Welcome back to all of the students! We hope you all had a wonderful holiday break and wish you a Happy New Year! As we come up on the end of the second week back, are you back into the school groove yet, or still working on it?! We know coming back from a long break can be difficult! Be sure to check out our post on How to Recover from the Post-Holiday Food Coma! The post has tips that will help you get back into the groove of things and get you ready to hit those books again! Continue reading
It’s that time of year. You’ve just moved into your apartment, are finally settling in, and suddenly you’re already being asked about renewing your lease for the 2018-2019 lease term! You may be thinking “I don’t even know if I’m going to like who I’m living with or where I’m living now, so how am I supposed to choose for next year already?”. We totally understand!
Madison’s campus area market is a unique one. Almost all apartments in the campus area begin leasing for the following fall nearly 11 months in advance. It seems crazy, we know, but MPM adheres to this schedule in order to be as fair and efficient as possible for our residents and property owners.
Finding a new apartment can sometimes be challenging. What’s more challenging is if you are unable to view a unit before signing a lease for it. Whether you are unable to get off work during the available showing hours, you live out of state, or you are moving from another country, we have a few tips for you when it comes to signing for an apartment “sight unseen”.
What does “Sight Unseen” actually mean?
It can be difficult to work from home when you live in a smaller space, or have to share a space with roommates. Although it may seem impossible, it definitely is possible. Below are some ideas, tips and tricks to turn your small or shared space in your apartment into a comfortable home office area.
Finding the Perfect Space for Your Home Office Area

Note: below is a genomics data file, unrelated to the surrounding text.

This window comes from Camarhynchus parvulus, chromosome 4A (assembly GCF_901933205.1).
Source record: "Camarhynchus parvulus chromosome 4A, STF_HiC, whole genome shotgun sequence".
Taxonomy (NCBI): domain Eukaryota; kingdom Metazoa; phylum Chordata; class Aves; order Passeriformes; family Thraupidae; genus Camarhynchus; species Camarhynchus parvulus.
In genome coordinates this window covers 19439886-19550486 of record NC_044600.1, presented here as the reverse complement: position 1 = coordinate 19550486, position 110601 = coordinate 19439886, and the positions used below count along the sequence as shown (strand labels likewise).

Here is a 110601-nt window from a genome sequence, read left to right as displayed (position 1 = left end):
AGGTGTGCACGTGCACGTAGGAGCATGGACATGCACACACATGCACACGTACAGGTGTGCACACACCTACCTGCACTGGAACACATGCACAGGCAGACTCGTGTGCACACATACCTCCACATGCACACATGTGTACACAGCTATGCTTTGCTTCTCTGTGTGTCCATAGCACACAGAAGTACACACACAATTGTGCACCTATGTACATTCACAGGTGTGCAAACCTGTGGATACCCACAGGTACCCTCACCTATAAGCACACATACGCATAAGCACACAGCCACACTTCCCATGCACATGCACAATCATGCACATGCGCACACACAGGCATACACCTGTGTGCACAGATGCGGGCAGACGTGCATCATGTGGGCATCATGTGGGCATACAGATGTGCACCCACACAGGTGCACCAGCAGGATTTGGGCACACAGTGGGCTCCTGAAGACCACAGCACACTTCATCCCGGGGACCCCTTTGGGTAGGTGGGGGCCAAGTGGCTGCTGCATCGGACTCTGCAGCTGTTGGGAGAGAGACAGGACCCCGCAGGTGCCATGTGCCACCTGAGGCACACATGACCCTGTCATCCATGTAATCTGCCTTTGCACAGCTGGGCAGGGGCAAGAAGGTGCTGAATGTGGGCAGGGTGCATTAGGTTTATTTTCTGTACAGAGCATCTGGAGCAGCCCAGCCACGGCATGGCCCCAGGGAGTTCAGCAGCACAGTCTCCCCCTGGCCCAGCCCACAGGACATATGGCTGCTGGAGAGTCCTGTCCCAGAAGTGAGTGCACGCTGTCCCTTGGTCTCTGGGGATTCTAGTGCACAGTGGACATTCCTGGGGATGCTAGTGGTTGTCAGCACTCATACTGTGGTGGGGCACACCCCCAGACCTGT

Think about where your ideal work space would be in your apartment. A place where you can work comfortably and efficiently. Do you need a quiet space? Do you want to be away from any noises that others are making in the home while you work? Or are you okay with a little noise and can work through anything? These are just a few of the things to consider when choosing where your home office space will be. The second thing to think about is space.
If you are wanting something quiet and away from any other action in the house, think about using a spare bedroom, unused closet, or part of your bedroom. Think of somewhere that you will not be distracted. If you are okay working in an area that has lots of traffic or noise when anyone is home, then try to find an area in your living room or hallway that would fit your office space.
These three ideas should define apartment living, but all too often, the dynamic between roommates can change after the honeymoon stage of a live-in friendship has worn off. Cohabitation isn’t the easiest thing to master, but we have a few suggestions to keep in mind as you navigate the ups and downs of sharing your space with others.
The most important aspect of a relationship with your roomies is communication. A lack of good, clear communication is the root of many heated debates and can cause extreme tension between cohabiters.
It might seem silly, but being upfront about your expectations is crucial before moving in with someone. To make sure everyone remains on the same page, we recommend reviewing these expectations within the first week of living in your new home. Setting ground rules makes it much easier to have a mutual understanding of your shared space, and exceptions to these rules can always be discussed on a case-by-case basis when unique circumstances arise.